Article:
't want. >> i'm a student of the kennedy school. do you have any plans on expanding beyond u.s., for instance, to europe? [inaudible] hasn't been very successful expanding to many european countries. thank you. >> yeah. we're looking -- international coverage is really interesting. i think that we're trying every single print issue of the magazine at least a couple times a week to always have international content be in the mix. so we've had reported pieces from venezuela, or we had someone who was embedded in the afghanistan. we ran a piece in the last two issues ago on that. so it's really important. the question for us from just a business standpoint is, um, the economics of it. more often than not it works for us, it works best for us to work with freelance reporters or who are contributing for us and luke, who i just mentioned contributes for "the new york times" as well, and so we can get the content, we can get the ideas in the magazine we don't have, you know, a bureau in paris or kabul or something, something like that. so, but the international stuff, i think, is key
savings system in the u.s.. and my remarks i will highlight the shortcomings of the current system and suggest potential avenues for change. the first shortcoming of the system is the participation. less than half of the private sector workers participate in an employer sponsored retirement plan. more participation is a particular problem for employees and small firms many of which do not even offer the savings plan. policy initiatives that encourage and facilitate the automatic savings and employees of small firms are a key step to improving outcomes in the defined contribution retirement system. to such proposals are the widely and was automatic eye are a and the u.s. senate health committee usa retirement funds. both would create a simple and a low-cost mechanism for small employers to make contributions to the retirement savings accounts for there in peace to the payroll deduction. the second shortcoming in the current system is that those workers that do participate in the defined contribution retirement savings plan to often have contribution rates or too low. savings plans n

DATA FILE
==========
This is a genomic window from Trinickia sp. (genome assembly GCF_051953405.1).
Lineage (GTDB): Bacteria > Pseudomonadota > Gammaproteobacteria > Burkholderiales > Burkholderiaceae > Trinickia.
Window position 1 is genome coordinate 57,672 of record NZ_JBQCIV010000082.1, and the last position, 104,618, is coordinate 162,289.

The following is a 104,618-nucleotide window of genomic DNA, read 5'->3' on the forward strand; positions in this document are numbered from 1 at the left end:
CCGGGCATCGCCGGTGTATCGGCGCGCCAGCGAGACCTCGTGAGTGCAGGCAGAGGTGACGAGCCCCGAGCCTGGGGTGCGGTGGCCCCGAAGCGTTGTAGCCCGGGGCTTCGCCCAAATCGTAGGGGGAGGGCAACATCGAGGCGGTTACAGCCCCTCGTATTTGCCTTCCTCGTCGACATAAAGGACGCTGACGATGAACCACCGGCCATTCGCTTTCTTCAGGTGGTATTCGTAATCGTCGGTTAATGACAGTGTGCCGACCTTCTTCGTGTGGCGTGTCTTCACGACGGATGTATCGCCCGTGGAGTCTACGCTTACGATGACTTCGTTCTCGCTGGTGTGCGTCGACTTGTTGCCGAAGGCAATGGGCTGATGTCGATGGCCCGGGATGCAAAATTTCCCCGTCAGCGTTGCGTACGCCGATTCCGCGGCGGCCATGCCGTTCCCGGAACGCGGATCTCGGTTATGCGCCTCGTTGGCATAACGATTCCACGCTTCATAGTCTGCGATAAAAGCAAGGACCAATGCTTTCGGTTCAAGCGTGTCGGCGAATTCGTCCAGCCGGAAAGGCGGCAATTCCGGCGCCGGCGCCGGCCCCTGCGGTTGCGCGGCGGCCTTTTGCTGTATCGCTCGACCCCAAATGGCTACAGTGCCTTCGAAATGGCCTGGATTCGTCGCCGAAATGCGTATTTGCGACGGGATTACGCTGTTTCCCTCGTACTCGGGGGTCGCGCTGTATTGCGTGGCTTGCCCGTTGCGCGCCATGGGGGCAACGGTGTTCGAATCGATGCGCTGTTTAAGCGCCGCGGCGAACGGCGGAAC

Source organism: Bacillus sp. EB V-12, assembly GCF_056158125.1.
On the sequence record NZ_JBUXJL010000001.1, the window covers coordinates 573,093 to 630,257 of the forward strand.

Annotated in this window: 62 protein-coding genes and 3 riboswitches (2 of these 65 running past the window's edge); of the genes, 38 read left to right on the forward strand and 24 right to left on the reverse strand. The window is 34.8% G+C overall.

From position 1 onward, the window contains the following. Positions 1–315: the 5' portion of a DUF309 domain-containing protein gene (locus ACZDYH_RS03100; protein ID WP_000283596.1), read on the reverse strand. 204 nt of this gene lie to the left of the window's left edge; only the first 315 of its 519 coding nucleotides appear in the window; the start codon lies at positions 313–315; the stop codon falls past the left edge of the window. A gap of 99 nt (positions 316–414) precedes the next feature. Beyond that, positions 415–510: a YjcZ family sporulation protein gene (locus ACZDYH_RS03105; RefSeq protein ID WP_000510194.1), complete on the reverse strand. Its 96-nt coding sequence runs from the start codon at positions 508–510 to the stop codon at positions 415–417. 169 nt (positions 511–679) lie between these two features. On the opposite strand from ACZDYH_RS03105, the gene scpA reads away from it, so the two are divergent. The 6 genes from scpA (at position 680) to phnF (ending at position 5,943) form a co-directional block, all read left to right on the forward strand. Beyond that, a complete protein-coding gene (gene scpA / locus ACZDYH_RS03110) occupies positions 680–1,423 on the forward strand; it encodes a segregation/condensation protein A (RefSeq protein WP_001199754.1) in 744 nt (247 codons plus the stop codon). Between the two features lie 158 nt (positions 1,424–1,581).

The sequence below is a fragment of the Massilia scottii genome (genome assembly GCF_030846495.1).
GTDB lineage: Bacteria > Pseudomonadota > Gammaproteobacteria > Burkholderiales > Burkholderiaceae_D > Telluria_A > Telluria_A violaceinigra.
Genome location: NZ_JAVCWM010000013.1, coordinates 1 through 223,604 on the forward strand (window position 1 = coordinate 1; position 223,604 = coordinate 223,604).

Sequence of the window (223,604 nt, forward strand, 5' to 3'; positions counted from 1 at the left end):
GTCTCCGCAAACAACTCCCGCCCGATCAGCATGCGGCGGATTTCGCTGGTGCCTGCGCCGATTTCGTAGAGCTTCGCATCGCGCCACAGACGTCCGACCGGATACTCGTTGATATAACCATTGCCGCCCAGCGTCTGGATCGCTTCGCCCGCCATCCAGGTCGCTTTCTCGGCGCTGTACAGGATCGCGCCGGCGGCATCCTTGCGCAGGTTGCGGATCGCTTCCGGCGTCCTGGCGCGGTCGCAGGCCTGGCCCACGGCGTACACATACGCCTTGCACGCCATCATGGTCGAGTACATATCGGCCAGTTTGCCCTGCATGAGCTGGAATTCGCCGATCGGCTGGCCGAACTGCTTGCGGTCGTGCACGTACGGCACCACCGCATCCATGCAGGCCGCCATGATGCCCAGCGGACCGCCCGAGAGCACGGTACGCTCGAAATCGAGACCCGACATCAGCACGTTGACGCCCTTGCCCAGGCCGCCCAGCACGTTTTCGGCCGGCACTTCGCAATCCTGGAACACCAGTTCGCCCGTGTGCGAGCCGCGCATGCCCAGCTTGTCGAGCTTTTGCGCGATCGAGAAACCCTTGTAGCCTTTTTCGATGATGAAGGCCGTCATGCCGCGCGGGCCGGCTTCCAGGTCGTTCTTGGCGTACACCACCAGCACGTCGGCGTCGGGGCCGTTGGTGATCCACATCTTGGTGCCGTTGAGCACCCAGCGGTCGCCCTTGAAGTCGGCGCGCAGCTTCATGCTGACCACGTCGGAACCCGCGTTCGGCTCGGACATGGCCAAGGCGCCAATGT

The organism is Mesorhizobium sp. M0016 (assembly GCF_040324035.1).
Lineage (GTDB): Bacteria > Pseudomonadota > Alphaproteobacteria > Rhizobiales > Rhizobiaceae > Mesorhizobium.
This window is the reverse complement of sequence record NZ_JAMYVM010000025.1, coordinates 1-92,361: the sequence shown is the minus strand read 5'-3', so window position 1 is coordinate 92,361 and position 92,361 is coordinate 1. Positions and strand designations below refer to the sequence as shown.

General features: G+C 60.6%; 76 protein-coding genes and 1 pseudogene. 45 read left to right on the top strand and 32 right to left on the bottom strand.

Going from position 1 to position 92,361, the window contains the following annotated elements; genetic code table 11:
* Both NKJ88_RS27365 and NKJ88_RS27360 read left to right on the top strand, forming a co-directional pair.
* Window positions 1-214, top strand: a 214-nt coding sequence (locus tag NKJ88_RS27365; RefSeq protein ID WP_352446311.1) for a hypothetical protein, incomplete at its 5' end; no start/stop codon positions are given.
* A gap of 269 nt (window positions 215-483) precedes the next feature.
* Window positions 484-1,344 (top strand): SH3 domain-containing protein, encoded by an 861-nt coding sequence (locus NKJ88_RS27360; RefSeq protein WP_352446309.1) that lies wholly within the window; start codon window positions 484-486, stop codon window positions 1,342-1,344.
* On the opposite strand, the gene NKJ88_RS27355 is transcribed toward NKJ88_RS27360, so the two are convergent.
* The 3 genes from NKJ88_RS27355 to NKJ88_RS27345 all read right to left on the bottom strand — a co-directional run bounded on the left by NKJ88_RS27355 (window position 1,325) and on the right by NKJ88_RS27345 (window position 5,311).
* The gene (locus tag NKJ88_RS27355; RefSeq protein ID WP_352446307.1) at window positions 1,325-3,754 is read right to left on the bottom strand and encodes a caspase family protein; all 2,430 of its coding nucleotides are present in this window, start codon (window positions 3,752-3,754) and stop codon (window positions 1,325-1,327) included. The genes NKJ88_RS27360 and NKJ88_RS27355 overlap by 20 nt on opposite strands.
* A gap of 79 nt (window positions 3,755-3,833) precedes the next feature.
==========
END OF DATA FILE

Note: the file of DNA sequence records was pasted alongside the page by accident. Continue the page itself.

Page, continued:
in idaho but nationwide. the u.s. department of justice reported that the number of women killed by an intimate partner decreased by 35%. in 2012 it was reported that in one day alone 688 women and their children impacted by violence sought safety in an emergency shelter or received counseling, legal advocacy or children's support. while we may not agree on all the specifics of this reauthorization -- and there are portions of it that we will continue to negotiate on and to refine -- we do all agree on one very important idea, and that is that violence should not happen to anyone. and this critical legislation is very effective in helping to address that abuse in our society. as i said, there are parts of this legislation under which there still are concerns, and i am committed, as senator leahy is, to working with those who have concerns to make the bill better and more workable so that we can move it through to become law in this session of congress. but after we debate and after we work and define the legislation, i urge my colleagues to join me in supporting the authorization